What Oregon Is Doing to Help Solve America’s Retirement Crisis

What Oregon Is Doing to Help Solve America’s Retirement Crisis

Rarely a week goes by when you don't see a headline declaring how underprepared Americans are for retirement. The numbers are grim: A 2016 GoBankingRates survey, for instance, found that one in three Americans has exactly $0 saved for retirement.

The reasons for that are pretty complex, but one thing is clear: We could all use a nudge when it comes to saving for our golden years. That's the thinking behind an Oregon pilot program, launched in July, which requires companies that don't offer a 401(k) plan to auto-enroll their workers in a state-run plan.

Known as OregonSaves, the idea is to withhold a percentage of employees’ paychecks automatically (the standard contribution is 5%) and put it into a Roth Individual Retirement Account (Roth IRA). Eight more states are creating similar programs, with California and Illinois planning to launch their own versions next year.

Though employees can choose to opt out, the idea is that auto-enrolling them will make it that much easier to save. But not everyone is in love with the idea. Small business owners are worried about absorbing the administrative costs, while some believe it may discourage companies from offering a 401(k) plan, reports the Wall Street Journal. Also, the fact that the White House recently shut down the federal myRA retirement savings plan due to lack of interest is being used as evidence by some critics that government-sponsored plans won't work.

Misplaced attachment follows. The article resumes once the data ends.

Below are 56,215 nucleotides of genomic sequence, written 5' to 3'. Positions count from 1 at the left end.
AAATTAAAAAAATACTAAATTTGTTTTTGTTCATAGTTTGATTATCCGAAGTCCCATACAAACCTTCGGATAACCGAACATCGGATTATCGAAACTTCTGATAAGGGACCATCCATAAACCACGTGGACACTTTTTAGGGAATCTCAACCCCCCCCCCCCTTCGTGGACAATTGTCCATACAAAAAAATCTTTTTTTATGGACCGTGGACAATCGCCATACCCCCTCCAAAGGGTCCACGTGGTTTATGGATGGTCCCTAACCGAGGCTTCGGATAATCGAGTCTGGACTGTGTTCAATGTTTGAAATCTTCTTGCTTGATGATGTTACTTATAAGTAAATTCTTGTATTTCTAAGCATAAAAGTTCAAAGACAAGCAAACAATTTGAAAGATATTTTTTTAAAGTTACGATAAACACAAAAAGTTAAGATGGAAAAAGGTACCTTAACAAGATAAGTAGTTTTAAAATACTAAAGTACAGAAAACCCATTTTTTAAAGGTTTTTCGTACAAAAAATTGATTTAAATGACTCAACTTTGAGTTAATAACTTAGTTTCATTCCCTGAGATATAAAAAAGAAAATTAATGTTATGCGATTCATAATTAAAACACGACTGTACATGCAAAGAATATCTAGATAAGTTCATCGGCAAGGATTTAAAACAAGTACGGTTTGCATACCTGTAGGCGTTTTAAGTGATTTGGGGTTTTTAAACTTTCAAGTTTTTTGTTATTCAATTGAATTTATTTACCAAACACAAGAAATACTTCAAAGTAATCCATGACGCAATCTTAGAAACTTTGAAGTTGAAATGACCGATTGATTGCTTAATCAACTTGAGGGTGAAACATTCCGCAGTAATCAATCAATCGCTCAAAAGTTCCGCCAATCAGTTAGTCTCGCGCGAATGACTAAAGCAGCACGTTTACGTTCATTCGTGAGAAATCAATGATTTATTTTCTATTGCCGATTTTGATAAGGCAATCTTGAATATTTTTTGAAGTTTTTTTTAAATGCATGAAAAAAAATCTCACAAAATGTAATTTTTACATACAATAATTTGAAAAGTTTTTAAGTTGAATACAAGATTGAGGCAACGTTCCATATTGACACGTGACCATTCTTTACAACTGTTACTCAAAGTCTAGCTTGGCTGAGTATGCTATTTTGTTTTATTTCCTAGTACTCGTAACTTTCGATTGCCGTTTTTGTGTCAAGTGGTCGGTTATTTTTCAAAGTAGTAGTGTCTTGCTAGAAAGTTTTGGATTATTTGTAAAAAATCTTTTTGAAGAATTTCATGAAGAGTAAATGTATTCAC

Still, there's no denying that the easier it is to save, the more likely we'll all be to do it. And although the Oregon pilot consists of only 160 workers, it's seeing a 77% participation rate — higher than expected. By this fall, the state will expand the program to more companies.

So what are you doing to boost your retirement savings? Here are a few tips that can help you inch your contributions higher without feeling a pinch to your paycheck.

Boost contributions by just 1% annually. Chances are you'll barely miss such a small percentage of your paycheck, so scheduling a 1% increase to your retirement account every year can help you save more with a minimal impact to your take-home pay.

When you get a raise, increase your retirement contribution. If you get a 5% hike in pay, then raise the dollar amount that you contribute to retirement by 5%, and continue to live off your same budget. That way, your salary and what you save for retirement rise in tandem, without affecting your present lifestyle.

When you get extra income, set aside some of that for retirement. Score a nice bonus or have a steady paycheck from a side gig? Great — why not set aside some of that for retirement, too? Your nest egg will thank you later.

RELATED: You Need to Make $110K to Live Comfortably in San Francisco

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